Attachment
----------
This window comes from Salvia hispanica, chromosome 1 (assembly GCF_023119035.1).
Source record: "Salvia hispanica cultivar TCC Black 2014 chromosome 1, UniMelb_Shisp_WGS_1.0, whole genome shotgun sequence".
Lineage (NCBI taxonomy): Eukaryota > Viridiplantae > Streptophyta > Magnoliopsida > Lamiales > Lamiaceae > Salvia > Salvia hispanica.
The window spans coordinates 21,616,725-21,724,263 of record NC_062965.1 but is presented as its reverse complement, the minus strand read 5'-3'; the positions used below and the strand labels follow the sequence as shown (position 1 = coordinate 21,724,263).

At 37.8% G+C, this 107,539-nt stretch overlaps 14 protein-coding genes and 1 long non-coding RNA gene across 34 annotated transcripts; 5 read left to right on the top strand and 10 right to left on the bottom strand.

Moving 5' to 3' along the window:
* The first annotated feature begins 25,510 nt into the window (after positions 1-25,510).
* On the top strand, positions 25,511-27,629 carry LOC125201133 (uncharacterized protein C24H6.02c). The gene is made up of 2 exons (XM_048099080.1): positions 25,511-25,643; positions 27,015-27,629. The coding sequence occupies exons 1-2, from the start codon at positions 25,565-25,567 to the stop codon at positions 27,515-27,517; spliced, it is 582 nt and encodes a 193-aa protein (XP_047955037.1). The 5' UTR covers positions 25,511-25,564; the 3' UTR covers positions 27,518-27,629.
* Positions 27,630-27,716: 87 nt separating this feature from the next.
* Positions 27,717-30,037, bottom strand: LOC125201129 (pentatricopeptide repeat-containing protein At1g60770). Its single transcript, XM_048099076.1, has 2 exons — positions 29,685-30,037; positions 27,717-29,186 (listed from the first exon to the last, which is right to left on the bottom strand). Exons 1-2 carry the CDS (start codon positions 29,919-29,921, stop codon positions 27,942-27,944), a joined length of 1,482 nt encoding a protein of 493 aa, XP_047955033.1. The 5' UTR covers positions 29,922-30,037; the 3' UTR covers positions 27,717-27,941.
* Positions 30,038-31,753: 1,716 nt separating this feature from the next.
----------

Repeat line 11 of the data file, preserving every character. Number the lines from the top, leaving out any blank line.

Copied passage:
* Positions 30,038-31,753: 1,716 nt separating this feature from the next.